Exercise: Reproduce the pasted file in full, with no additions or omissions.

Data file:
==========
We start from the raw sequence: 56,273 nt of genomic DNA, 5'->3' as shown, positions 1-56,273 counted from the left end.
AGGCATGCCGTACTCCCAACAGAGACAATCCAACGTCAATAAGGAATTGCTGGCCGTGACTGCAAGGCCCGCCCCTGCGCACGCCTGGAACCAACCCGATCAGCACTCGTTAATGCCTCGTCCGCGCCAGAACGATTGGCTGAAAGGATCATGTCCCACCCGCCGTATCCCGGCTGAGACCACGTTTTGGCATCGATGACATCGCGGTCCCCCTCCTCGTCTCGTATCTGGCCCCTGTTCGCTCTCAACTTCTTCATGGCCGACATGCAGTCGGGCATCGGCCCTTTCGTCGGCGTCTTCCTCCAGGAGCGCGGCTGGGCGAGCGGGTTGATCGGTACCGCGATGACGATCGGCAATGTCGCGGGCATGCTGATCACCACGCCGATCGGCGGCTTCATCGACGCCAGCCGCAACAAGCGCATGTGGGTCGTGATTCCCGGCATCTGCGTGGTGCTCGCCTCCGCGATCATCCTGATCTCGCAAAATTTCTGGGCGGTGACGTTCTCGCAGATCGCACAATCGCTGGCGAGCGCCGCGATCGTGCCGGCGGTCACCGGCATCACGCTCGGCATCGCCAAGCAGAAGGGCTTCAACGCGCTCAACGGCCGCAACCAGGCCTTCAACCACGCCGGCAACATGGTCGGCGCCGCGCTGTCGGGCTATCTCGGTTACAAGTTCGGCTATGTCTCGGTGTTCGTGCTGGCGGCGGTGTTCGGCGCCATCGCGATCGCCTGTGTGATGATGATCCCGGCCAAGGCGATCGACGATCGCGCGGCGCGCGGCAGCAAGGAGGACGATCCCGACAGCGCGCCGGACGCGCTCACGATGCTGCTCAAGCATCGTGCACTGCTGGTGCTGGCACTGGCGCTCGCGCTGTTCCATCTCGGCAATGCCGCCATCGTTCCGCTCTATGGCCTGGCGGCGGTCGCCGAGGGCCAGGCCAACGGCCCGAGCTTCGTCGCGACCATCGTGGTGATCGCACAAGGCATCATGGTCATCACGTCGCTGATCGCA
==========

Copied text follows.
We start from the raw sequence: 56,273 nt of genomic DNA, 5'->3' as shown, positions 1-56,273 counted from the left end.
AGGCATGCCGTACTCCCAACAGAGACAATCCAACGTCAATAAGGAATTGCTGGCCGTGACTGCAAGGCCCGCCCCTGCGCACGCCTGGAACCAACCCGATCAGCACTCGTTAATGCCTCGTCCGCGCCAGAACGATTGGCTGAAAGGATCATGTCCCACCCGCCGTATCCCGGCTGAGACCACGTTTTGGCATCGATGACATCGCGGTCCCCCTCCTCGTCTCGTATCTGGCCCCTGTTCGCTCTCAACTTCTTCATGGCCGACATGCAGTCGGGCATCGGCCCTTTCGTCGGCGTCTTCCTCCAGGAGCGCGGCTGGGCGAGCGGGTTGATCGGTACCGCGATGACGATCGGCAATGTCGCGGGCATGCTGATCACCACGCCGATCGGCGGCTTCATCGACGCCAGCCGCAACAAGCGCATGTGGGTCGTGATTCCCGGCATCTGCGTGGTGCTCGCCTCCGCGATCATCCTGATCTCGCAAAATTTCTGGGCGGTGACGTTCTCGCAGATCGCACAATCGCTGGCGAGCGCCGCGATCGTGCCGGCGGTCACCGGCATCACGCTCGGCATCGCCAAGCAGAAGGGCTTCAACGCGCTCAACGGCCGCAACCAGGCCTTCAACCACGCCGGCAACATGGTCGGCGCCGCGCTGTCGGGCTATCTCGGTTACAAGTTCGGCTATGTCTCGGTGTTCGTGCTGGCGGCGGTGTTCGGCGCCATCGCGATCGCCTGTGTGATGATGATCCCGGCCAAGGCGATCGACGATCGCGCGGCGCGCGGCAGCAAGGAGGACGATCCCGACAGCGCGCCGGACGCGCTCACGATGCTGCTCAAGCATCGTGCACTGCTGGTGCTGGCACTGGCGCTCGCGCTGTTCCATCTCGGCAATGCCGCCATCGTTCCGCTCTATGGCCTGGCGGCGGTCGCCGAGGGCCAGGCCAACGGCCCGAGCTTCGTCGCGACCATCGTGGTGATCGCACAAGGCATCATGGTCATCACGTCGCTGATCGCA